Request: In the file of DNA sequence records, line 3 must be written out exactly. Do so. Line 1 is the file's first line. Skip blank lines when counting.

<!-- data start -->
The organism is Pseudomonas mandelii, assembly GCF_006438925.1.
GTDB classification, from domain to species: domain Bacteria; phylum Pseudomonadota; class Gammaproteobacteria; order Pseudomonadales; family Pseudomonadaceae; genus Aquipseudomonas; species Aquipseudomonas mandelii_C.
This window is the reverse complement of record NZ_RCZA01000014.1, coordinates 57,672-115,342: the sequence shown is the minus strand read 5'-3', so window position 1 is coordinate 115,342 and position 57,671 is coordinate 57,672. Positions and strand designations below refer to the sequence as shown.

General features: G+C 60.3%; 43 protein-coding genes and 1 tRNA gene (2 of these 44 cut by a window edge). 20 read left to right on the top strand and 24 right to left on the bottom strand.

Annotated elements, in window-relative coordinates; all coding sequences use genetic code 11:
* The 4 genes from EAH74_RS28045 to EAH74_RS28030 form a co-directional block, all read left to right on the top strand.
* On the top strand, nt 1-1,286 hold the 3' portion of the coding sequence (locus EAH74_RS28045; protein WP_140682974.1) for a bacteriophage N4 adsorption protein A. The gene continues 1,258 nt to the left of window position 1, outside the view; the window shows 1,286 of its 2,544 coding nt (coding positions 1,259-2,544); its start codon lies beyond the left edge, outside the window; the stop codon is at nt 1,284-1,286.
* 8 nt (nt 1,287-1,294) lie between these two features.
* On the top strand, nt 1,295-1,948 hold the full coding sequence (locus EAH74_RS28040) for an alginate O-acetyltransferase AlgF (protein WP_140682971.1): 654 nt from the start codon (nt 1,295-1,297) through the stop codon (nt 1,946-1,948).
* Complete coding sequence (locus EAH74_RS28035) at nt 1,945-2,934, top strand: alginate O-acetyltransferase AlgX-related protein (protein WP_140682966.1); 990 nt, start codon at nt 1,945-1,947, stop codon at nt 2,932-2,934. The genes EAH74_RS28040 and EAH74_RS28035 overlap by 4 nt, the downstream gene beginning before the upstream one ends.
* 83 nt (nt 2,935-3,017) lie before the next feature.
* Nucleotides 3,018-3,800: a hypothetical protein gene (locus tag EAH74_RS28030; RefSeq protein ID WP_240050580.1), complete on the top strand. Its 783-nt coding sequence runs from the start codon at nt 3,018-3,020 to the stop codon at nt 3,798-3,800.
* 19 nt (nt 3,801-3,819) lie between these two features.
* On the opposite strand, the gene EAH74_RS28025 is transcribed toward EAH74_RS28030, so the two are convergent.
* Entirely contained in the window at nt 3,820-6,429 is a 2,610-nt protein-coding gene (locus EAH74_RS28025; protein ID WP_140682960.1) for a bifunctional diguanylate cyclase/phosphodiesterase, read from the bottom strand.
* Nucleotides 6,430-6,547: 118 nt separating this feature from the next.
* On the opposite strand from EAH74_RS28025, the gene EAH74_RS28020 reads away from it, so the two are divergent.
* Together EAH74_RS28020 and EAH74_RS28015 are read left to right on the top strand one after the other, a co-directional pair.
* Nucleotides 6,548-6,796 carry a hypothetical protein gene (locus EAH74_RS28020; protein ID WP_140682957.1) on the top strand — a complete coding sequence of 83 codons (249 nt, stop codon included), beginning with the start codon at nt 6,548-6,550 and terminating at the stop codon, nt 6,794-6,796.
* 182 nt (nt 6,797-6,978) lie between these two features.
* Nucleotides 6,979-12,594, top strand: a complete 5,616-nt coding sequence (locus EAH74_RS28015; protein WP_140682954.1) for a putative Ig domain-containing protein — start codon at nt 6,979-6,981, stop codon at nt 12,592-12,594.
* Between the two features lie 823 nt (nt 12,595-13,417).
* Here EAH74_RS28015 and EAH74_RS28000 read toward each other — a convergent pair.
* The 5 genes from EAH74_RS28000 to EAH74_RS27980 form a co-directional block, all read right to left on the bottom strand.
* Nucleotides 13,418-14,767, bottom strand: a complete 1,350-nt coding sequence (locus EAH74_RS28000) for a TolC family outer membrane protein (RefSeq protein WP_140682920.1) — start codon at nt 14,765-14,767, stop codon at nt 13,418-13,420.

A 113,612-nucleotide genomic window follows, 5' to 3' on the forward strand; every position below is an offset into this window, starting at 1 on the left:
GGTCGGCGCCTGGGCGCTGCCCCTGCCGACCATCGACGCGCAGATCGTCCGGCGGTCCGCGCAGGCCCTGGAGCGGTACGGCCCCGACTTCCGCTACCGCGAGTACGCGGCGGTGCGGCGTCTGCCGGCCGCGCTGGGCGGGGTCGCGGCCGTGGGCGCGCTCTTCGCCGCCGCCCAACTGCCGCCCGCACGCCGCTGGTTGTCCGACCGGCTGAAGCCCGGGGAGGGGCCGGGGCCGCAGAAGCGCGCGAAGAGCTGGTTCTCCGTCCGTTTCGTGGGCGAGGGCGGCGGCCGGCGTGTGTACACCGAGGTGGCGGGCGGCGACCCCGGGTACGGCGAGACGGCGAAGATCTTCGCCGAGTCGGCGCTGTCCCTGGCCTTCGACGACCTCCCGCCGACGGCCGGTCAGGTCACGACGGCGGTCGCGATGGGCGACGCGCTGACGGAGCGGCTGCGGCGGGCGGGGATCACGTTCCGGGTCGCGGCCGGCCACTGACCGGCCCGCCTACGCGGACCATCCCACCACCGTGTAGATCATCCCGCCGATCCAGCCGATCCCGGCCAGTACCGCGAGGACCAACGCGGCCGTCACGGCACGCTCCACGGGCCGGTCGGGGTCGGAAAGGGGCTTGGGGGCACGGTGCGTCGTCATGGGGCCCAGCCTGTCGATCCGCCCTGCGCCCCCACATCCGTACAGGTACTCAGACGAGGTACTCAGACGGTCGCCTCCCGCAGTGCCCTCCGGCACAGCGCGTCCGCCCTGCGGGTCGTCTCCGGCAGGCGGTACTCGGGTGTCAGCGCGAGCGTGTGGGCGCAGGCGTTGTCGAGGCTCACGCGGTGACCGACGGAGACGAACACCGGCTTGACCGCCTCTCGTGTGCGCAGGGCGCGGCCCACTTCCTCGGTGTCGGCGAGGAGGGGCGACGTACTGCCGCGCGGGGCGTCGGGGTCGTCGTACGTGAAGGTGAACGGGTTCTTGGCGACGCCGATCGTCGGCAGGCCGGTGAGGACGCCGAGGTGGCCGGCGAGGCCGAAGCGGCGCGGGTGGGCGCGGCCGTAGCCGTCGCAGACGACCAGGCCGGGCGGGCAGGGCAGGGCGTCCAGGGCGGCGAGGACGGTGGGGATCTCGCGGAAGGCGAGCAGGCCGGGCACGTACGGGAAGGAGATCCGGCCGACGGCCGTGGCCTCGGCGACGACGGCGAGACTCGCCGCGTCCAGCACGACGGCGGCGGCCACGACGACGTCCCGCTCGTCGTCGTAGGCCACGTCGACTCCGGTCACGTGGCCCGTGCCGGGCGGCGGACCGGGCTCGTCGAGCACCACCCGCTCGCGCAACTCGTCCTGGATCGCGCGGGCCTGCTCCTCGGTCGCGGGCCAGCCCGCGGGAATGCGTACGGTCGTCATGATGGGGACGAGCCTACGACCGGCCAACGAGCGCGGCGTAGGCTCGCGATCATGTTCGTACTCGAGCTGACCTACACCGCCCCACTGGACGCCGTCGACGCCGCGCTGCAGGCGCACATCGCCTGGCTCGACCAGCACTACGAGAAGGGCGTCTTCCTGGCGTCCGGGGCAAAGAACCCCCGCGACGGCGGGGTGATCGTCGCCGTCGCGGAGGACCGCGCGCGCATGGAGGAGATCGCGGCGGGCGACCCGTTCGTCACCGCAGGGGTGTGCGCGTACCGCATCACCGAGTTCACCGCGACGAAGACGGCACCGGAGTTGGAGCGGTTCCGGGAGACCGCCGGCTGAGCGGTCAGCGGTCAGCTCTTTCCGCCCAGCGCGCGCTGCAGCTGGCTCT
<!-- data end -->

This window is the reverse complement of record NZ_RCZA01000014.1, coordinates 57,672-115,342: the sequence shown is the minus strand read 5'-3', so window position 1 is coordinate 115,342 and position 57,671 is coordinate 57,672. Positions and strand designations below refer to the sequence as shown.